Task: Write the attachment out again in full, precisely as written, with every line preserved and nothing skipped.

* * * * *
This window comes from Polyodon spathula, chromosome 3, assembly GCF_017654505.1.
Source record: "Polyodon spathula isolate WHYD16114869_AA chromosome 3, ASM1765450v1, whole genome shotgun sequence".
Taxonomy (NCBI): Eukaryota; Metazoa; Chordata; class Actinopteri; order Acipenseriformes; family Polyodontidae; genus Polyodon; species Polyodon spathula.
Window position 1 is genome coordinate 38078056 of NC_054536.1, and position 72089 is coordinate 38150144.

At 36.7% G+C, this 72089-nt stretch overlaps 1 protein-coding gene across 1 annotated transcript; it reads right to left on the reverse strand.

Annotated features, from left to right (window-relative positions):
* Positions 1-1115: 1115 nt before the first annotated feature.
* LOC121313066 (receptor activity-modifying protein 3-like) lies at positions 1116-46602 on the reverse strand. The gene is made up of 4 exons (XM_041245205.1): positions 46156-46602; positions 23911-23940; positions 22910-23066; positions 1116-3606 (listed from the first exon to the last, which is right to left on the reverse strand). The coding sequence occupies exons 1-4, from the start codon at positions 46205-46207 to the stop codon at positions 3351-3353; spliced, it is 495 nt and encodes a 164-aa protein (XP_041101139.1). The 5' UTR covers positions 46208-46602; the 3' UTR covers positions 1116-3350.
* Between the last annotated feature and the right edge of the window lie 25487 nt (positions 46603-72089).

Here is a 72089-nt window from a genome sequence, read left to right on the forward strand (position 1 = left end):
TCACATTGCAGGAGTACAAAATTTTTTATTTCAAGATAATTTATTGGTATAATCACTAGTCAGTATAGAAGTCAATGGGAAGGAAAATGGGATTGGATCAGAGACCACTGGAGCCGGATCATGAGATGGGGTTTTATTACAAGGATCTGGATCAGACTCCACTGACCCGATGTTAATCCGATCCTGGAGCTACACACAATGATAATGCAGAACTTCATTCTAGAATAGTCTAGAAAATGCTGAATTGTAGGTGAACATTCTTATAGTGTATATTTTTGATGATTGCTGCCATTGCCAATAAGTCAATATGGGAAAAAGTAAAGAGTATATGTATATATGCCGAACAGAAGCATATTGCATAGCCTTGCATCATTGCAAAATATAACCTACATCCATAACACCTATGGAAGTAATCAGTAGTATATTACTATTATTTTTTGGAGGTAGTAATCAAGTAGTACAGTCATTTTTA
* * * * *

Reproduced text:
This window comes from Polyodon spathula, chromosome 3, assembly GCF_017654505.1.
Source record: "Polyodon spathula isolate WHYD16114869_AA chromosome 3, ASM1765450v1, whole genome shotgun sequence".
Taxonomy (NCBI): Eukaryota; Metazoa; Chordata; class Actinopteri; order Acipenseriformes; family Polyodontidae; genus Polyodon; species Polyodon spathula.
Window position 1 is genome coordinate 38078056 of NC_054536.1, and position 72089 is coordinate 38150144.

At 36.7% G+C, this 72089-nt stretch overlaps 1 protein-coding gene across 1 annotated transcript; it reads right to left on the reverse strand.

Annotated features, from left to right (window-relative positions):
* Positions 1-1115: 1115 nt before the first annotated feature.
* LOC121313066 (receptor activity-modifying protein 3-like) lies at positions 1116-46602 on the reverse strand. The gene is made up of 4 exons (XM_041245205.1): positions 46156-46602; positions 23911-23940; positions 22910-23066; positions 1116-3606 (listed from the first exon to the last, which is right to left on the reverse strand). The coding sequence occupies exons 1-4, from the start codon at positions 46205-46207 to the stop codon at positions 3351-3353; spliced, it is 495 nt and encodes a 164-aa protein (XP_041101139.1). The 5' UTR covers positions 46208-46602; the 3' UTR covers positions 1116-3350.
* Between the last annotated feature and the right edge of the window lie 25487 nt (positions 46603-72089).

Here is a 72089-nt window from a genome sequence, read left to right on the forward strand (position 1 = left end):
TCACATTGCAGGAGTACAAAATTTTTTATTTCAAGATAATTTATTGGTATAATCACTAGTCAGTATAGAAGTCAATGGGAAGGAAAATGGGATTGGATCAGAGACCACTGGAGCCGGATCATGAGATGGGGTTTTATTACAAGGATCTGGATCAGACTCCACTGACCCGATGTTAATCCGATCCTGGAGCTACACACAATGATAATGCAGAACTTCATTCTAGAATAGTCTAGAAAATGCTGAATTGTAGGTGAACATTCTTATAGTGTATATTTTTGATGATTGCTGCCATTGCCAATAAGTCAATATGGGAAAAAGTAAAGAGTATATGTATATATGCCGAACAGAAGCATATTGCATAGCCTTGCATCATTGCAAAATATAACCTACATCCATAACACCTATGGAAGTAATCAGTAGTATATTACTATTATTTTTTGGAGGTAGTAATCAAGTAGTACAGTCATTTTTA